Farghaly, Hanan
    Department of Lab Medicine & Pathology, Hamad General Hospital, Doha, Qatar.
    Murshed, Khaled
    Department of Lab Medicine & Pathology, Hamad General Hospital, Doha, Qatar.
    Zirie, Mahmoud A.
    Department of Endocrinology, Hamad General Hospital, Doha, Qatar.
    Al Hassan, Mohamed S.
    Department of General Surgery, Hamad General Hospital, Doha, Qatar.
    First ever case report of co-occurrence of hobnail variant of papillary thyroid carcinoma and intrathyroid parathyroid adenoma in the same thyroid lobe2020In: International journal of surgery case reports, ISSN 2210-2612, E-ISSN 2210-2612, Vol. 70, p. 40-52Article in journal (Refereed)
    Abstract [en]

    Introduction: The hobnail variant of papillary thyroid cancer (PTC) is rare. Intrathyroid parathyroid adenoma (ITPA) is also rare. Co-ocurrence of PTC and ITPA in the same thyroid lobe is extremely rare. Likewise, primary hyperparathyroidism with such non-medullary thyroid carcinoma is rare. The specific molecular profile of hobnail PTC (HPTC) is different from the classic, poorly differentiated and anaplastic variants and may contribute to its aggressive behavior. HPTC's genetic profile remains unclear. Presentation of case: A 61-year-old woman presented to our endocrine clinic with generalized aches, bone pain, polyuria, and right neck swelling of a few months’ duration. Laboratory findings revealed hypercalcemia and hyperparathyroidism. Ultrasound of the neck showed 4.6 cm complex nodule within the right thyroid lobe. Sestamibi scan suggested parathyroid adenoma in the right thyroid lobe. Fine-needle aspiration (FNA) revealed atypical follicular lesion of undetermined significance. She underwent right lobectomy, which normalized the intraoperative intact parathyroid hormone levels. Final pathology with immunohistochemical stains demonstrated HPTC and IPTA (2 cm each). Next-generation sequencing investigated the mutation spectrum of HPTC and detected BRAFV600E mutation. Conclusions: A parathyroid adenoma should not exclude the diagnosis of thyroid carcinoma. Thyroid evaluation is needed for patients with primary hyperparathyroidism to prevent missing concurrent thyroid cancers. Cytomorphologic features to distinguish thyroid from parathyroid cells on FNA cytology must be considered. Immunohistochemical stains are important. BRAFV600E is the most common mutation in HPTC. This is possibly the first reported case of HPTC and ITPA co-occurring within the same thyroid lobe. Studies that define other molecular abnormalities may be useful as therapeutic targets. © 2020 The Author(s)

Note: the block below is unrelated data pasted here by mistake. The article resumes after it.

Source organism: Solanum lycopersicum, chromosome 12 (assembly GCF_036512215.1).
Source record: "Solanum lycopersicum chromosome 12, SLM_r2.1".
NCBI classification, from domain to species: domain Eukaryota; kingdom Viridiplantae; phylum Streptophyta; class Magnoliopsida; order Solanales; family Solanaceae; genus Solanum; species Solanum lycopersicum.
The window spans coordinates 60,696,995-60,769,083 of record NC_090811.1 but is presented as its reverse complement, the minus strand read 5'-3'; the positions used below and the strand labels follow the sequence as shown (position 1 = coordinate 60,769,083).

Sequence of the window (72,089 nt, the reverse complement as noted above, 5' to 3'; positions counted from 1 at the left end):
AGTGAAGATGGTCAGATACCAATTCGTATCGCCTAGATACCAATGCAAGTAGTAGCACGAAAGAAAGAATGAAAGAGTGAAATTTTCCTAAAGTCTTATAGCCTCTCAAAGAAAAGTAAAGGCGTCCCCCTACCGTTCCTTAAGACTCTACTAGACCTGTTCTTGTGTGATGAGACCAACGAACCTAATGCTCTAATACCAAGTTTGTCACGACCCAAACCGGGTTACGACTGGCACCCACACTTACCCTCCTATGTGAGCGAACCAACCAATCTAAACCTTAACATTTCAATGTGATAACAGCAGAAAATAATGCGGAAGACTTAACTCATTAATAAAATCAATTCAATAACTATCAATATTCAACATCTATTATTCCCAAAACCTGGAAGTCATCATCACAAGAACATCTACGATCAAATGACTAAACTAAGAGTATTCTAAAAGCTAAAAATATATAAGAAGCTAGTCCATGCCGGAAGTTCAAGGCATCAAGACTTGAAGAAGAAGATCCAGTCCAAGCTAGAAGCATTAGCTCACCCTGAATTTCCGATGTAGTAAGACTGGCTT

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  • 4.
    Bjerkeli, Pernilla J.
    et al.
    University of Skövde, School of Health Sciences. University of Skövde, Digital Health Research (DHEAR).
    Skoglund, Ingmarie
    Department of Primary Health Care, Institute of Medicine, Sahlgrenska Academy, University of Gothenburg, Gothenburg, Sweden / Research and Development Department, Region Västra Götaland, Borås, Sweden.
    Holmgren, Kristina
    Department of Health and Rehabilitation, Institute of Neuroscience and Physiology, Sahlgrenska Academy, University of Gothenburg, Gothenburg, Sweden.
    Does early identification of high work related stress affect pharmacological treatment of primary care patients?: Analysis of Swedish pharmacy dispensing data in a randomised control study2020In: BMC Family Practice, ISSN 1471-2296, E-ISSN 1471-2296, Vol. 21, no 1, article id 70Article in journal (Refereed)
    Abstract [en]